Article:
With each test, North Korea gets closer to subjecting the rest of world to apocalyptic danger. What can the United States do about it?
Last week North Korea sent its love to the world, especially to its Asian neighbors, by testing a medium-to-long-range ballistic missile. It’s reported that the missile successfully traveled 500 kilometers (approximately 310 miles).
North Korea’s dictator Kim Jung-un claimed, “We have the sure capability to attack in an overall and practical way the Americans in the Pacific operation theatre.” Although that claim hasn’t been substantiated, the United States and its Asian allies are rightfully concerned. In 2016, North Korea conducted two nuclear tests and more than 20 missile tests. With each test, the hermit nation gets closer to subjecting the rest of world to apocalyptic danger.
The ultimate question is: what should the United States do about it? Other than paying lip service, the so-called “international community” is usually toothless and lacks resolve when faced with real danger and serious challenges from thugs.
Let’s Start With Our Failures
Let’s first examine what didn’t work in the past. First, years of economic sanctions have failed to curtail North Korea’s nuclear ambitions. North Korea is already the most isolated country in the world, and it does very little trade with the outside world. Its most important and largest trading partner is China. (The North Korean regime also conducts illicit weapon sales and drug trades with rogue states such as Iran, but income from those trades is small potatoes compared to trade with China).
Since the Korean War, China has been the only steadfast economic backer of North Korea and has provided it with food and fuel to sustain the regime. It’s estimated that North Korea-China trade accounts for about 70 to 90 percent of the trading volumes in North Korea, and trading activities for the two countries have steadily increased in recent years. Had it not been for China’s ongoing economic support, aid, and trading activities, the North Korean regime would have collapsed a long time ago.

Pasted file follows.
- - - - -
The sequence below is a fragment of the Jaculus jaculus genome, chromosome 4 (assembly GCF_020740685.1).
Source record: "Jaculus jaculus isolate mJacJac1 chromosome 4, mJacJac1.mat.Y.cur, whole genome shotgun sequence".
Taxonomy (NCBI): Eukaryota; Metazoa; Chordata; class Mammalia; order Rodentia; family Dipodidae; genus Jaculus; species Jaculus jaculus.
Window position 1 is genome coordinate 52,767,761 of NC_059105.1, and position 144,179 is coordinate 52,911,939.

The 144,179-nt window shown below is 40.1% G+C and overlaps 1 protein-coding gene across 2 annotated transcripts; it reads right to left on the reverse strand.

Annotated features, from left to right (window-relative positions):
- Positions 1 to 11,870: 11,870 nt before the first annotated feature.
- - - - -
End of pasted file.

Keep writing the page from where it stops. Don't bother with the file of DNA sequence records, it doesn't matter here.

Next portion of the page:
China’s increasing economic power has only enhanced its ability to absorb the cost of economically sustaining North Korea. Therefore, other than being a “feel good” measure, international economic sanctions have done little to change North Korea’s behavior. Sanctions or not, the North Korean people continue to suffer under one of the most oppressive and brutal regimes.
Second, years of diplomacy have failed too. China and North Korea have long blamed the “real” military threats from the United States and its allies for Pyongyang’s provocative behavior, even though the only force that constantly threatens regional peace and prosperity is North Korea. The United States and South Korea have tried to extend many olive branches to Pyongyang. Neither South Korea’s “sunshine” policy nor the rounds of six-party negotiations since 2003 have curtailed North Korea’s nuclear ambitions.
Instead, Pyongyang took advantage of these diplomatic effort to extract food, energy, and other aid from the international community, then used these resources to support its ruling elites, military, and nuclear program. In some respects, these good-intentioned diplomatic efforts helped extended the North Korean regime’s longevity.
One of reasons diplomacy hasn’t worked is that, from Kim Jong-il to Kim Jong-un, North Korean leaders have viewed a nuclear weapon as their only way to get a seat at the table and only insurance plan to sustain their regime. As the Brookings Institution’s Jonathan Pollack wrote, “The North Korean leadership has thus convinced itself (if not others) that its existence as an autonomous state derives directly from its possession of nuclear weapons.” Without any nuclear weapon, no one will take North Korea seriously. After all, it’s a small country about one-fifth the size of Texas, with only 24 million people.